Foreclosure is a situation in which a homeowner is unable to make mortgage payments as required, which allows the lender to seize the property, evict the homeowner and sell the home, as stipulated in the mortgage contract.
Step one: communicate with your lender
As soon as you realize that you are going to have trouble making your mortgage payments, contact your lender and tell them about your financial difficulties. This gives them the opportunity to work with you to create a plan. Do not stop paying your bills, and do not wait until you cannot make payments before you act. Though you may feel scared or embarrassed, immediately begin working with your lender to avoid foreclosure on your home. Learn more about how to talk to your lender about trouble making payments.
Step two: work with the MHA program
You can get help through the Making Home Affordable (MHA) program, which provides free counselors for advice and assistance with keeping you in your home or getting out safely. Visit the MHA website to read about the options and what you’ll need to prepare.
Scammers sometimes contact homeowners who are having trouble making their mortgage payments to offer them “help.” Criminals like this promise to help you keep your home or sell your home without having to go into foreclosure, for a fee — but they’re just out to take your money, not help you.
These scam operators find potential victims in several ways:
Advertising online and in local publications
Contacting people whose homes appear in the foreclosure notices (they can easily find these notices online or in a local newspaper)
After a foreclosure, the road to recovery can be challenging, but there are steps you can take to get yourself and your family moving forward to new housing, revitalizing your credit, and buying another home in the future.
Your immediate need is finding a new place to live. Reach out to the U.S. Department of Housing and Urban Development’s Office of Housing Counseling. Local HUD-approved counselors can help you work through your housing options. Your other immediate need is your children. If you’re staying in a new area, get them enrolled in school as soon as possible. And check your city or state department of social services if you need additional support such as SNAP benefits (food stamps).
Moving forward both financially and emotionally will take time. To help you organize those next steps, use
Refinancing your mortgage allows you to pay off your existing mortgage and take out a new mortgage on new terms. You may want to refinance your mortgage to take advantage of lower interest rates, to change your type of mortgage, or for other reasons.
These resources will help you learn more about refinancing your mortgage:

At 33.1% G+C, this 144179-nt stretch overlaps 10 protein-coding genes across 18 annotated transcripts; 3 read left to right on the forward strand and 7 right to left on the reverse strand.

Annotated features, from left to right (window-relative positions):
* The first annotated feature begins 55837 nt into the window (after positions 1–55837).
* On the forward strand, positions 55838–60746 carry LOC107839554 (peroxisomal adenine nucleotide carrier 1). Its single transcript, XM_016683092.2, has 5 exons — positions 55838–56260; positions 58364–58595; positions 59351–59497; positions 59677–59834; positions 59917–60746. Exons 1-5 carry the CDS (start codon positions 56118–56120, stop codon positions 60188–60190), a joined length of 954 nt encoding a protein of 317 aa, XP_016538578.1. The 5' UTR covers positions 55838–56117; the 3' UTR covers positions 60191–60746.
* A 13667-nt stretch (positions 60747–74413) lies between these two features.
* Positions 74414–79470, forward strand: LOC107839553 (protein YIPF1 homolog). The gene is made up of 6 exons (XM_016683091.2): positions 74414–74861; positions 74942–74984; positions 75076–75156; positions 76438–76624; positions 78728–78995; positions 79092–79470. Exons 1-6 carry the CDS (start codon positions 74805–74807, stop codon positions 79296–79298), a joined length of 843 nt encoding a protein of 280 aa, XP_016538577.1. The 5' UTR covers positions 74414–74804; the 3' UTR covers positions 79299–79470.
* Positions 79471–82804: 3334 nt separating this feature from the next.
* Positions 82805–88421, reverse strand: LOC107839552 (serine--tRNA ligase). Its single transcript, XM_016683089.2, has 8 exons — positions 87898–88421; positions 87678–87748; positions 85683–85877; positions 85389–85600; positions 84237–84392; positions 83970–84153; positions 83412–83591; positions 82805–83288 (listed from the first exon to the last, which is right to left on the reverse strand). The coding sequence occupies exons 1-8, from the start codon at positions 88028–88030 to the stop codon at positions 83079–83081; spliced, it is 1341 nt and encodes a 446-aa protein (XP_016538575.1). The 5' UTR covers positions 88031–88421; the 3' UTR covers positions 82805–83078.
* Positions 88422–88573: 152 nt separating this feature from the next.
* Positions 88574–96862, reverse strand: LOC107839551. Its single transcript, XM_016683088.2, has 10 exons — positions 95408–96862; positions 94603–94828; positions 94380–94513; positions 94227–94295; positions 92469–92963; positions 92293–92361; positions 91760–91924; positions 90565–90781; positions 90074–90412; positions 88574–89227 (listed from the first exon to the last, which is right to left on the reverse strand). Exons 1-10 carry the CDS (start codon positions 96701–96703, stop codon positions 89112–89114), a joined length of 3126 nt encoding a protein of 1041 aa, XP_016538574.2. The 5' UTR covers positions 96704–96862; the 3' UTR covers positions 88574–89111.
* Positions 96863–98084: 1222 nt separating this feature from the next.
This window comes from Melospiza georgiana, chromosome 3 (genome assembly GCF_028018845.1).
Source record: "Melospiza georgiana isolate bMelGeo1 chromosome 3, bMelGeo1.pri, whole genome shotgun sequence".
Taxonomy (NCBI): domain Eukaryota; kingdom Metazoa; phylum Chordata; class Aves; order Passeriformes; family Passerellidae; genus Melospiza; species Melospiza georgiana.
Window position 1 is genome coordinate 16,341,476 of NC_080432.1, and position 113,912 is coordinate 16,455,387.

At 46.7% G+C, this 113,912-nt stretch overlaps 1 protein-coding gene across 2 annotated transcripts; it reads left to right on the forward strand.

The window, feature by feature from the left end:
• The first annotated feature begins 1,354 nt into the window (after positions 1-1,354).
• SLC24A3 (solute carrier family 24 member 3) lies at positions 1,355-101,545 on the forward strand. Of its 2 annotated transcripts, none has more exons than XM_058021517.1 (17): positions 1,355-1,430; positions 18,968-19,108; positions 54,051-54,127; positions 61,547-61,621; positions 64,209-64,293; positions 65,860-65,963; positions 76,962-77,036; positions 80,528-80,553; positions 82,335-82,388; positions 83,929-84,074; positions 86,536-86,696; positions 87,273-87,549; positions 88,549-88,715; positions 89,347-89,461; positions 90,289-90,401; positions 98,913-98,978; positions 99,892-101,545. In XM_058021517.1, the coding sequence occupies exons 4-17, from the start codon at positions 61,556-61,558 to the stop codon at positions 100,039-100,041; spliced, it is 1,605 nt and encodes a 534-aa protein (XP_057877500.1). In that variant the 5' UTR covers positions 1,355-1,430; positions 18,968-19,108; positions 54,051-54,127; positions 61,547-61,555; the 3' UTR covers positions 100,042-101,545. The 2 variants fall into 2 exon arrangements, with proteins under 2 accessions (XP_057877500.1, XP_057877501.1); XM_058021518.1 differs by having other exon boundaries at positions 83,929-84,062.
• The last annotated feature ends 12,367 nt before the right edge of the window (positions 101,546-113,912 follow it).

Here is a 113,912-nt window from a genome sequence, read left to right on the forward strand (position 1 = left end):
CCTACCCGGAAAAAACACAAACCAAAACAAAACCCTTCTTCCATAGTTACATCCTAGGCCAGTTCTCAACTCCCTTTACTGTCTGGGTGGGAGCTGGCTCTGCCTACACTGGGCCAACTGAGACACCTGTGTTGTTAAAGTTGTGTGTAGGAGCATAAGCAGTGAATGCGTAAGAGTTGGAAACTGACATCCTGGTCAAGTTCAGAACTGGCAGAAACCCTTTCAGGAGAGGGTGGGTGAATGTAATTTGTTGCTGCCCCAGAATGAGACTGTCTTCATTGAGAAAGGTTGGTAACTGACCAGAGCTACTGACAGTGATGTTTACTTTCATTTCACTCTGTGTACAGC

A Consumer's Guide to Mortgage Refinancings is your first place to look for an introduction to mortgage refinancing, including useful worksheets, a glossary of terms used in the industry,
and more to help you decide if mortgage refinancing is right for you.
The Making Home Affordable Program offered opportunities to modify or refinance your mortgages, but as of December 30, 2016, no new requests for assistance under any MHA
program will be accepted.
However, this program still offers free counseling and help for homeowners who are having difficulty communicating with mortgage companies or lenders about their needs for mortgage relief. Learn more about counseling or call 888-995-HOPE (4673).
Federal Reserve rules require mortgage companies to notify homeowners when their loans are transferred to another company. The company that takes over your loan must send you a notice within 30 days of acquiring it. Even with a new loan owner, the
company that "services" or handles your loan might not change and you might continue to send your payments to the same address. If that loan servicer changes, you will receive a separate notice.
The Independent Foreclosure Review was established to determine whether eligible homeowners suffered financial injury because of errors or other problems during their home foreclosure process between January 1, 2009, and December 31, 2010. This program has ended.
Potentially eligible homeowners received letters from mortgage servicers, which included a Request for Review form, by December 31, 2012.
As of October 10, 2014, $3.4 billion in checks were distributed as part of the Independent Foreclosure Review Payment Agreement and have been cashed or deposited.
The deadline for borrowers to have a check reissued in the name on the record was August 21, 2015.
All redistribution checks sent to consumers expired on December 31, 2016.